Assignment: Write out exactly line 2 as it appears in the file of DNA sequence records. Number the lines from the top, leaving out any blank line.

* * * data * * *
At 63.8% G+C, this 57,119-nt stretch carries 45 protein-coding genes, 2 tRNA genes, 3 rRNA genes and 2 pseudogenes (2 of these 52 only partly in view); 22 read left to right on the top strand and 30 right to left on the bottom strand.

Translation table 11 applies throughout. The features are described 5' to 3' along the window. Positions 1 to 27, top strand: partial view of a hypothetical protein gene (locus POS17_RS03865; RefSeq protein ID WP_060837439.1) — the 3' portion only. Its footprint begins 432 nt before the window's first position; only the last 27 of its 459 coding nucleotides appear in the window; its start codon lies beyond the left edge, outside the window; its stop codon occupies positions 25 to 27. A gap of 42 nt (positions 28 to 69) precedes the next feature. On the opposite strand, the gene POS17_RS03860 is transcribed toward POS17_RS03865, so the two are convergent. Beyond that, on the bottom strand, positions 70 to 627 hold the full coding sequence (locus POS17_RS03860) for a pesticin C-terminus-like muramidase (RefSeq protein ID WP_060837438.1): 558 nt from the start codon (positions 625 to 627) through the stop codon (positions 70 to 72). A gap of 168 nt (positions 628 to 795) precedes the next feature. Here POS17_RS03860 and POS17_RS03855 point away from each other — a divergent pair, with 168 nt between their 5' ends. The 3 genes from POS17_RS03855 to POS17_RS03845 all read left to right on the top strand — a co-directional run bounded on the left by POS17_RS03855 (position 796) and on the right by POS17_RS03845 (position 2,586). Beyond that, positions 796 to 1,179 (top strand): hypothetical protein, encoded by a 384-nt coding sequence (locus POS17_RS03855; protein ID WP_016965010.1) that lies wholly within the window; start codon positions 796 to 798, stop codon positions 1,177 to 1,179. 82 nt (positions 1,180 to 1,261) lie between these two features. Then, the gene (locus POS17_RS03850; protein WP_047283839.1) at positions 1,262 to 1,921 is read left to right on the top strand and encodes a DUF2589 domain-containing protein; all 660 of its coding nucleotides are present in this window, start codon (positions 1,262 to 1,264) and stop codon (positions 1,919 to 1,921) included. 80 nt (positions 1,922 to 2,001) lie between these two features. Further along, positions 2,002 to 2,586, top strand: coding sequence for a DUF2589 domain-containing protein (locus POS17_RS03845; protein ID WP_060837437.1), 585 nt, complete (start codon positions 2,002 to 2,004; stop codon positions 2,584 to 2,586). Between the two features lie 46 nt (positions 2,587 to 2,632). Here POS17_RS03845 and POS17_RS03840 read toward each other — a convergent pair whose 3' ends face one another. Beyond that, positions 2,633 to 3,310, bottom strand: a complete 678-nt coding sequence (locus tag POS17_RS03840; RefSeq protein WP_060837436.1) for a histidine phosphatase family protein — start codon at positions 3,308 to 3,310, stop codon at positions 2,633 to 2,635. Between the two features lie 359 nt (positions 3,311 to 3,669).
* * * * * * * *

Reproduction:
Translation table 11 applies throughout. The features are described 5' to 3' along the window. Positions 1 to 27, top strand: partial view of a hypothetical protein gene (locus POS17_RS03865; RefSeq protein ID WP_060837439.1) — the 3' portion only. Its footprint begins 432 nt before the window's first position; only the last 27 of its 459 coding nucleotides appear in the window; its start codon lies beyond the left edge, outside the window; its stop codon occupies positions 25 to 27. A gap of 42 nt (positions 28 to 69) precedes the next feature. On the opposite strand, the gene POS17_RS03860 is transcribed toward POS17_RS03865, so the two are convergent. Beyond that, on the bottom strand, positions 70 to 627 hold the full coding sequence (locus POS17_RS03860) for a pesticin C-terminus-like muramidase (RefSeq protein ID WP_060837438.1): 558 nt from the start codon (positions 625 to 627) through the stop codon (positions 70 to 72). A gap of 168 nt (positions 628 to 795) precedes the next feature. Here POS17_RS03860 and POS17_RS03855 point away from each other — a divergent pair, with 168 nt between their 5' ends. The 3 genes from POS17_RS03855 to POS17_RS03845 all read left to right on the top strand — a co-directional run bounded on the left by POS17_RS03855 (position 796) and on the right by POS17_RS03845 (position 2,586). Beyond that, positions 796 to 1,179 (top strand): hypothetical protein, encoded by a 384-nt coding sequence (locus POS17_RS03855; protein ID WP_016965010.1) that lies wholly within the window; start codon positions 796 to 798, stop codon positions 1,177 to 1,179. 82 nt (positions 1,180 to 1,261) lie between these two features. Then, the gene (locus POS17_RS03850; protein WP_047283839.1) at positions 1,262 to 1,921 is read left to right on the top strand and encodes a DUF2589 domain-containing protein; all 660 of its coding nucleotides are present in this window, start codon (positions 1,262 to 1,264) and stop codon (positions 1,919 to 1,921) included. 80 nt (positions 1,922 to 2,001) lie between these two features. Further along, positions 2,002 to 2,586, top strand: coding sequence for a DUF2589 domain-containing protein (locus POS17_RS03845; protein ID WP_060837437.1), 585 nt, complete (start codon positions 2,002 to 2,004; stop codon positions 2,584 to 2,586). Between the two features lie 46 nt (positions 2,587 to 2,632). Here POS17_RS03845 and POS17_RS03840 read toward each other — a convergent pair whose 3' ends face one another. Beyond that, positions 2,633 to 3,310, bottom strand: a complete 678-nt coding sequence (locus tag POS17_RS03840; RefSeq protein WP_060837436.1) for a histidine phosphatase family protein — start codon at positions 3,308 to 3,310, stop codon at positions 2,633 to 2,635. Between the two features lie 359 nt (positions 3,311 to 3,669).